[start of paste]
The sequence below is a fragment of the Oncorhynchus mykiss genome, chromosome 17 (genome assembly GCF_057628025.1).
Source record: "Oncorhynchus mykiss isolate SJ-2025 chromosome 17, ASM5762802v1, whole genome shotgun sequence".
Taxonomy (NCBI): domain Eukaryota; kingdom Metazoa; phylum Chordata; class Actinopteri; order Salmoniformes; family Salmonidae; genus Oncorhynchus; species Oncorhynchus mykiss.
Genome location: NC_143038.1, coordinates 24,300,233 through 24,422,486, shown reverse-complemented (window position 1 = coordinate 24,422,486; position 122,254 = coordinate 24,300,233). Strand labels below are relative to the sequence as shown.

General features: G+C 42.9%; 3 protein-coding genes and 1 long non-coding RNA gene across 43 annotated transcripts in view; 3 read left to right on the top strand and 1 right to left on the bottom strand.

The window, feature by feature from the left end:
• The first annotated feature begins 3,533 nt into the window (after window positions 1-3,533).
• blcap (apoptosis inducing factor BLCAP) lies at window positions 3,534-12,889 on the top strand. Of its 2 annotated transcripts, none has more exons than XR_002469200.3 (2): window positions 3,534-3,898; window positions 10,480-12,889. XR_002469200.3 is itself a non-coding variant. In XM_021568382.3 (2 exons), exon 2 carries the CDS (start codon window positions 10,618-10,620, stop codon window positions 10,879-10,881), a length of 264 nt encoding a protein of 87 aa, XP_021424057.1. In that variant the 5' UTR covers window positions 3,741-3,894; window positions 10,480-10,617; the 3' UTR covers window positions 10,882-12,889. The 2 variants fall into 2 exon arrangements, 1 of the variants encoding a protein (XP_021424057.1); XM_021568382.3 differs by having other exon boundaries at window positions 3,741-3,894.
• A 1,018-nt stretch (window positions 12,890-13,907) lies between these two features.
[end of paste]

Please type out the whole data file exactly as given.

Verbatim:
The sequence below is a fragment of the Oncorhynchus mykiss genome, chromosome 17 (genome assembly GCF_057628025.1).
Source record: "Oncorhynchus mykiss isolate SJ-2025 chromosome 17, ASM5762802v1, whole genome shotgun sequence".
Taxonomy (NCBI): domain Eukaryota; kingdom Metazoa; phylum Chordata; class Actinopteri; order Salmoniformes; family Salmonidae; genus Oncorhynchus; species Oncorhynchus mykiss.
Genome location: NC_143038.1, coordinates 24,300,233 through 24,422,486, shown reverse-complemented (window position 1 = coordinate 24,422,486; position 122,254 = coordinate 24,300,233). Strand labels below are relative to the sequence as shown.

General features: G+C 42.9%; 3 protein-coding genes and 1 long non-coding RNA gene across 43 annotated transcripts in view; 3 read left to right on the top strand and 1 right to left on the bottom strand.

The window, feature by feature from the left end:
• The first annotated feature begins 3,533 nt into the window (after window positions 1-3,533).
• blcap (apoptosis inducing factor BLCAP) lies at window positions 3,534-12,889 on the top strand. Of its 2 annotated transcripts, none has more exons than XR_002469200.3 (2): window positions 3,534-3,898; window positions 10,480-12,889. XR_002469200.3 is itself a non-coding variant. In XM_021568382.3 (2 exons), exon 2 carries the CDS (start codon window positions 10,618-10,620, stop codon window positions 10,879-10,881), a length of 264 nt encoding a protein of 87 aa, XP_021424057.1. In that variant the 5' UTR covers window positions 3,741-3,894; window positions 10,480-10,617; the 3' UTR covers window positions 10,882-12,889. The 2 variants fall into 2 exon arrangements, 1 of the variants encoding a protein (XP_021424057.1); XM_021568382.3 differs by having other exon boundaries at window positions 3,741-3,894.
• A 1,018-nt stretch (window positions 12,890-13,907) lies between these two features.